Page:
Friends and family called, they came home, talked to me, holding me, comforting me. They knew I was suffering. Then one day a friend draped a length of new fabric around my shoulders, saying: this is what your mother did for us when I lost my father, this is our ancient custom she had explained to us, the way our people moved on, recognizing, accepting that the cycle and rhythm of life must continue. Take it as her blessing. I broke down crying. She hugged me and then suddenly told me to write, express all that I feel, venting my grief, unburdening it.
I have heard stories recounted of Gurus who are hard taskmasters, who make their shishyas grovel before deigning to teach them, who are uncompromisingly harsh in enforcing their discipline, demanding that these phrases should be rendered only thus, these taans constructed only in these patterns. I have seen shishyas with rigorous taleem under their belt, still struggling under their Guru’s shadow, stepping out only to imitate or reproduce what they have learned. Only a rare shishya takes the tradition ahead, boldly combining it with his own intellect and imagination.
The Indian sociological tradition has always endorsed the Guru’s position – right up there, at the top. Your Guru moulds you, educates you, enables and empowers you, teaching you life’s values, ethics, worldly skills, imparting knowledge and wisdom, building an awareness of self and a bridge to God. The respect he commands is unique, absolute. The Hindu calendar devotes a day, the Guru Purnima, to venerate and celebrate him.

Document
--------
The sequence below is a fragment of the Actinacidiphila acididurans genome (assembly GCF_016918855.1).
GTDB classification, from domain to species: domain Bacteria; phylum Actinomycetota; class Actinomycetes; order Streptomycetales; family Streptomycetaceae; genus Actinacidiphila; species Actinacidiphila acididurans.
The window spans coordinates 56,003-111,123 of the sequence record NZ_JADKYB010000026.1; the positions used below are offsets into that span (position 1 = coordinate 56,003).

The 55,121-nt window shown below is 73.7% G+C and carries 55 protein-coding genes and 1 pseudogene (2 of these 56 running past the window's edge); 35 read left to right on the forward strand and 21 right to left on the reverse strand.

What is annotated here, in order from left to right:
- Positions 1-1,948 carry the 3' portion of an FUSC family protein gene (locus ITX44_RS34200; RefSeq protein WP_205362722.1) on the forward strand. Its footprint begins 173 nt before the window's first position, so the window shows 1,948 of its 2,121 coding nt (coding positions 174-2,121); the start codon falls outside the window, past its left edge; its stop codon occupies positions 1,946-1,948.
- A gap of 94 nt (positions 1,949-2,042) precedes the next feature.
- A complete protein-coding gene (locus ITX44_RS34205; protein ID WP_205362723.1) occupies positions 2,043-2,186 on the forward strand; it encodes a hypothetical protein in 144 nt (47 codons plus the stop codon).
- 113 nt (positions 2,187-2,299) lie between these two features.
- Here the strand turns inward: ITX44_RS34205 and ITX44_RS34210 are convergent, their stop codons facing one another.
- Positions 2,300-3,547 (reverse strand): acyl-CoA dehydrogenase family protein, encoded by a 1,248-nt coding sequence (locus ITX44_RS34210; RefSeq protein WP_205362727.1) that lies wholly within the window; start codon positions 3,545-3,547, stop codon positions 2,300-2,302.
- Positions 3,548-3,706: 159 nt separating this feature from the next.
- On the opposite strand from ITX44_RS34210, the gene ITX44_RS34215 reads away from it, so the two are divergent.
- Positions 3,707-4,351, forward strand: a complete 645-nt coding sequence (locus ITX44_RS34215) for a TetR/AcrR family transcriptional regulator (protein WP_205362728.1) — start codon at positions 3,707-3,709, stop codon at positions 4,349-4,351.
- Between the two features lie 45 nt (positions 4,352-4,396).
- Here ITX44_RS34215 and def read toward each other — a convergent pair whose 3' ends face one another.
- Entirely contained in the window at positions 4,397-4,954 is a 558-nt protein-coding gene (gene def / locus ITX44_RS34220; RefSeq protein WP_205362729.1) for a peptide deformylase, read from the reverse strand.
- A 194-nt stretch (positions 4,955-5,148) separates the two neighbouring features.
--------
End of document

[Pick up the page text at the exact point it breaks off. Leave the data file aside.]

I saw the movie The Help a month or so ago, for the second time. Definitely a good watch again, interesting, well structured, well scripted, and with well essayed roles. My first viewing had been against the backdrop of all the noise and hype that usually accompanies awards ceremonies, where it had featured brightly and prominently, bagging a few trophies. But my scepticism was blown away; The Help, was all it was touted to be, a well made film with a solid subject and story.
I was born in Jamshedpur and am now living in Pune. Jamshedpur & SHC ( my school) in particular, has a lot to do with who I am... the fact that all of us there were thrown together in our own melting pot probably made us a little more receptive to and accepting of each other's stories and backgrounds. Did a master's and an M.Phil in economics in GIPE Pune, worked for a while, and then chucked it all for music, which hasn't given me any bread and butter yet, but which makes life totally worth living. I compose a bit too.